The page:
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Buckwheat
Buckwheat
(Fagopyrum esculentum)
(Polygonum fagopyrum)

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Buckwheat

Botanical: Polygonum fagopyrum
Family: N.O. Polygonaceae

---Synonyms---Brank. Beechwheat. Le Blé noir. Sarrasin. Buchweizen. Heidekorm. French. Wheat. Saracen Corn.
---Part Used---The fruit.
---Habitat---A native of Northern or Central Asia. Largely cultivated in the United States.



---Description---The Buckwheat is not really a native plant, and when found apparently wild in this country, it is only on cultivated land, where it is grown as food for pheasants, which are very partial to it. One of its local names, 'French Wheat,' points to then recognition of the fact that it is a foreign grain.

It is a native of Central Asia, cultivated in China and other Eastern countries as a bread-corn and was first brought to Europe from Asia by the Crusaders, and hence in France is called 'Saracen Corn.'

It is a herbaceous plant, with a knotted stem a foot or two in height, round and hollow, generally green, but sometimes tinged with red, lateral branches growing out of the joints, which give off alternately from opposite sides, heart-shaped, or somewhat arrowshaped leaves, and from July to September, spreading panicles of numerous light freshcoloured flowers, which are perfumed. They are dimorphic, i.e. there are two forms of flowers, one with long styles and short stamens, the other with short styles and long stamens and are very attractive to bees. It is frequently cultivated in the Middle United States of Arnerica and also in Brabant as food for bees, and an immense quantity of Buckwheat honey is also collected in Russia. It gives a particularly pleasant flavour to honey.

The nut (so-called 'seed') has a dark brown, tough rind, enclosing the kernel or seed, and is three-sided in form, with sharp angles, resembling the triangular Beech-nut, hence the name of the plant, Buckwheat, a corruption of Boek-weit, the Dutch form of the name, adopted with its culture from the Dutch, meaning 'Beech-wheat' (German Buchweizen), a translation of the Latin name Fagopyrum (Latin fagus, a beech).

By some botanists, the Buckwheat is separated from the Polygonums, receiving the name Fagopyrum esculentum (Moench).

The nut contains a floury endosperm, and though rarely employed in this country as human food is extensively cultivated for that purpose in Northern Europe, North America (where it also goes by the name of Indian Wheat) and in India and the East.

Buckwheat flour is occasionally used for bread, but more frequently employed for cakes, which when baked have an agreeable taste, with a darkish, somewhat violet colour and are a national dish throughout America in the winter. They are baked on gridirons and eaten with maple syrup as breakfast cakes. The meal of Buckwheat is also baked into crumpets, which are popular among Dutch children and are said to be nutritious and easily digested.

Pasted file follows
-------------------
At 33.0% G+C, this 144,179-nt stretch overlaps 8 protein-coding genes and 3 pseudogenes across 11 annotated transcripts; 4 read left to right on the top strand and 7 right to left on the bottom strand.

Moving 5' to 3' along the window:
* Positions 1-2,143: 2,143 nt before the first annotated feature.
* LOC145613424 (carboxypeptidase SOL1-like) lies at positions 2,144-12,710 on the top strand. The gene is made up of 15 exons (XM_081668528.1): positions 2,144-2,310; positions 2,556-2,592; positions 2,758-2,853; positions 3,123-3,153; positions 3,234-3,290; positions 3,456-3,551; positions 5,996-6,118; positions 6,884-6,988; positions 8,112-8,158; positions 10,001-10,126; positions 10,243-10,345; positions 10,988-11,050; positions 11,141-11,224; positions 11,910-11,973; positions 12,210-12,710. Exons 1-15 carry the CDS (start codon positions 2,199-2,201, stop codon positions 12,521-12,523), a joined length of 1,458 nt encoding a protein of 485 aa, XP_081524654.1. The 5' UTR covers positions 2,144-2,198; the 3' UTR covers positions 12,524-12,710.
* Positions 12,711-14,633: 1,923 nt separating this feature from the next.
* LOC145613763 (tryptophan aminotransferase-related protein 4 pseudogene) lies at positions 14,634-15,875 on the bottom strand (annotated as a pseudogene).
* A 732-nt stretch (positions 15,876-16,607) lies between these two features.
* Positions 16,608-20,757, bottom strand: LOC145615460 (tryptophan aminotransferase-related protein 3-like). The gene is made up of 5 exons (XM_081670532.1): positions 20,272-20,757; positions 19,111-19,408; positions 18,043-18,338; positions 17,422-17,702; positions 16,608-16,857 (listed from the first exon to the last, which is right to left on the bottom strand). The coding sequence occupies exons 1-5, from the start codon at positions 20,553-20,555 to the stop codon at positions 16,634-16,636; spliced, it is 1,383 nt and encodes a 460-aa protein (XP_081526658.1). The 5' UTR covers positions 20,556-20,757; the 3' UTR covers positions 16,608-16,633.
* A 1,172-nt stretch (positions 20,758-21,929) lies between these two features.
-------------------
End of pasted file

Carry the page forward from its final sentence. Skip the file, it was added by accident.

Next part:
By the Hindus, Buckwheat, which is extensively cultivated in the Himalayas, is eaten on 'bart' or fast days, being one of the lawful foods for such occasions. Polygonum cymosum (Meism.), the Chinese perennial Buckwheat, and P. Tartaricum Ge.), the Tartary or Rough Buckwheat, also constitute an important source of flour in the East. In Japan, Buckwheat is called Soba, and its flour is prepared in various ways; kneaded with hot water to make a dough, Soba-neri; a kind of macaroni, Soba-kiri; and so on. The grains, steamed and dried, are eaten boiled or made into bread or Manju, a small cake. Its young leaves are eaten as a vegetable and its stalks are used to feed cattle.

In the Russian Army, Buckwheat groats are served out as part of the soldiers' rations and cooked with butter, tallow or hemp-seed oil. In Germany it forms an ingredient in pottage, puddings and other food.

Beer may be brewed from the grain, and by distillation it yields an excellent spirit, in Danzig much used in the preparation of cordial waters.

The blossoms may be used for dyeing a brown colour.

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---Cultivation---It is sown in May or June and ripens rapidly, thriving in the poorest soil. The flowers appear about July and the seeds ripen in October, but so tender are the plants that a single night's frost will destroy a whole crop. As a grian, Buckwheat is chiefly cultivated in England to supply food for pheasants and to feed poultry, which devour the seeds with avidity and thrive on it - hence one of its local names: Fat Hen. Mixed with bran chaff or grain, its seeds are sometimes given to horses, either whole or broken. When used as food for cattle, the hard angular rind must first be removed. The meal is considered specially good for fattening pigs: 8 bushels of Buckwheat have been said to go as far as 12 bushels of barleymeal and a bushel of the seeds to go further than 2 bushels of oats, though all farmers do not quite agree as to the superior food value of Buckwheat. If it is given to pigs at first in too large quantities, they will show symptoms of intoxication. As compared with the principal cereal grains, it is poor in nitrogenous substances and fat, its nutritious properties are greatly inferior to wheat, though as a food it ranks much higher than rice; but the rapidity and the ease with which it can be grown renders it a fit crop for very poor, badly-tilled land which will produce scarcely anything else, its culture, compared with that of other grain, being attended with little expense.